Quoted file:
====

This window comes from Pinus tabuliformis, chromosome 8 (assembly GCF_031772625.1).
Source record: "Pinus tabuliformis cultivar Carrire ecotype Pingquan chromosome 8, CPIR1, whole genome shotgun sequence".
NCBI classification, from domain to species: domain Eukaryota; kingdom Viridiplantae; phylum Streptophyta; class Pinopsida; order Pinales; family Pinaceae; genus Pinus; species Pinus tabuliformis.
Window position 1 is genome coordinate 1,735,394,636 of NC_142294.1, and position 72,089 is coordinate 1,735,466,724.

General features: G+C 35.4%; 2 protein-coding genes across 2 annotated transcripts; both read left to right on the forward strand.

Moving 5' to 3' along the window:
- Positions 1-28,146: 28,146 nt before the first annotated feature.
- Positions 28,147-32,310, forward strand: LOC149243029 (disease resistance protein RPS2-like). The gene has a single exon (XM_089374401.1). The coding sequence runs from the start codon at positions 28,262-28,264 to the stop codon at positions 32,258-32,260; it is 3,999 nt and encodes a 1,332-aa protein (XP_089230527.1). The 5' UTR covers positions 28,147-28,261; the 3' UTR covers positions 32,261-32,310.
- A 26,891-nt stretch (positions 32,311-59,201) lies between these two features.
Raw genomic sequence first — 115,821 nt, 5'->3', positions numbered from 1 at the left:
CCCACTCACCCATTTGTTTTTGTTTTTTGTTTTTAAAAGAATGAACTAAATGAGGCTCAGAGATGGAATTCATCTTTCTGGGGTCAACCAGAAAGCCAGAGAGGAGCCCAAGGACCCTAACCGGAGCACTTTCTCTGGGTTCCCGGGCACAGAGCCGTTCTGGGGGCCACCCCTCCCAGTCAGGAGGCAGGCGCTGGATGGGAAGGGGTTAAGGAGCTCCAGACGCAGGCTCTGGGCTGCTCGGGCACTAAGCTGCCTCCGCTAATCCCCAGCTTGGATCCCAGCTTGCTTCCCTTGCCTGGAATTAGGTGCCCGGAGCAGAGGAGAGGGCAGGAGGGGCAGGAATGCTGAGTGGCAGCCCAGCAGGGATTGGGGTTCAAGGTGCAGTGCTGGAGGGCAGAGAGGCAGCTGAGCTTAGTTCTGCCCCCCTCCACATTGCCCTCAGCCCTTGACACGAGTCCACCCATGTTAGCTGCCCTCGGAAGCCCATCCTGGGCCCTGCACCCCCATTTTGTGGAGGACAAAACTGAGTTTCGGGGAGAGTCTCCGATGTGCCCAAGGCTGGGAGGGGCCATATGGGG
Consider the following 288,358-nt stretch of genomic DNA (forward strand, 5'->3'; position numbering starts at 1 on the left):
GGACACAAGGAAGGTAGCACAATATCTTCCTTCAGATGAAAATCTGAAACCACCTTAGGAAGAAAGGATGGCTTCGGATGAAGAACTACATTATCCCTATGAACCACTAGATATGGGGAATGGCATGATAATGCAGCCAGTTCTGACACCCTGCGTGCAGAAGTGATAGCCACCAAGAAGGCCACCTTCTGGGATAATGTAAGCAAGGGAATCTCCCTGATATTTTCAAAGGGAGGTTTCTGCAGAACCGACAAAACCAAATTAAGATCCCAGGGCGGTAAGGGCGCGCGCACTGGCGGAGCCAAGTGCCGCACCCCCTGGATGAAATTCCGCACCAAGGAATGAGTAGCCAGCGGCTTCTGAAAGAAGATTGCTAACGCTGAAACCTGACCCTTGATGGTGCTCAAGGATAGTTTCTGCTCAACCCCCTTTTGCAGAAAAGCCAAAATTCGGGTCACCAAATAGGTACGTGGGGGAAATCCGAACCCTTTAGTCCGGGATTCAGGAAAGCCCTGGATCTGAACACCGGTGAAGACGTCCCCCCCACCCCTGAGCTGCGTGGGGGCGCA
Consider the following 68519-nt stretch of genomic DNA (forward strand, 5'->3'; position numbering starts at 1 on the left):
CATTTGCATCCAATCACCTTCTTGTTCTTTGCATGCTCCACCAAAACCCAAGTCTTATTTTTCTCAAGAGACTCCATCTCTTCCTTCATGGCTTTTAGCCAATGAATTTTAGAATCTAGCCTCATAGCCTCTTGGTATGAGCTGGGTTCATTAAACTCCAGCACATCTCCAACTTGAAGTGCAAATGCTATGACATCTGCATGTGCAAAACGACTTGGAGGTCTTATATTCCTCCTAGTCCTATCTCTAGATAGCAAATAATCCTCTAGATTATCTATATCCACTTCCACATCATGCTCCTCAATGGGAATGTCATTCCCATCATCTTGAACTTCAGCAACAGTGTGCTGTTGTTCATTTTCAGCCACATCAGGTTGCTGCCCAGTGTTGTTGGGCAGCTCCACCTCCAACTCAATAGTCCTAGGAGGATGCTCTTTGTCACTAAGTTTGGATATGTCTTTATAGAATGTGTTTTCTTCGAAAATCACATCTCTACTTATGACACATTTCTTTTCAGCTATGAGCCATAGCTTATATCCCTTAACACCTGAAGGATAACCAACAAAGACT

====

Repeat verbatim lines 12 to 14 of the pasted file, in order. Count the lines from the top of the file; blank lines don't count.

Consider the following 288,358-nt stretch of genomic DNA (forward strand, 5'->3'; position numbering starts at 1 on the left):
GGACACAAGGAAGGTAGCACAATATCTTCCTTCAGATGAAAATCTGAAACCACCTTAGGAAGAAAGGATGGCTTCGGATGAAGAACTACATTATCCCTATGAACCACTAGATATGGGGAATGGCATGATAATGCAGCCAGTTCTGACACCCTGCGTGCAGAAGTGATAGCCACCAAGAAGGCCACCTTCTGGGATAATGTAAGCAAGGGAATCTCCCTGATATTTTCAAAGGGAGGTTTCTGCAGAACCGACAAAACCAAATTAAGATCCCAGGGCGGTAAGGGCGCGCGCACTGGCGGAGCCAAGTGCCGCACCCCCTGGATGAAATTCCGCACCAAGGAATGAGTAGCCAGCGGCTTCTGAAAGAAGATTGCTAACGCTGAAACCTGACCCTTGATGGTGCTCAAGGATAGTTTCTGCTCAACCCCCTTTTGCAGAAAAGCCAAAATTCGGGTCACCAAATAGGTACGTGGGGGAAATCCGAACCCTTTAGTCCGGGATTCAGGAAAGCCCTGGATCTGAACACCGGTGAAGACGTCCCCCCCACCCCTGAGCTGCGTGGGGGCGCA
Consider the following 68519-nt stretch of genomic DNA (forward strand, 5'->3'; position numbering starts at 1 on the left):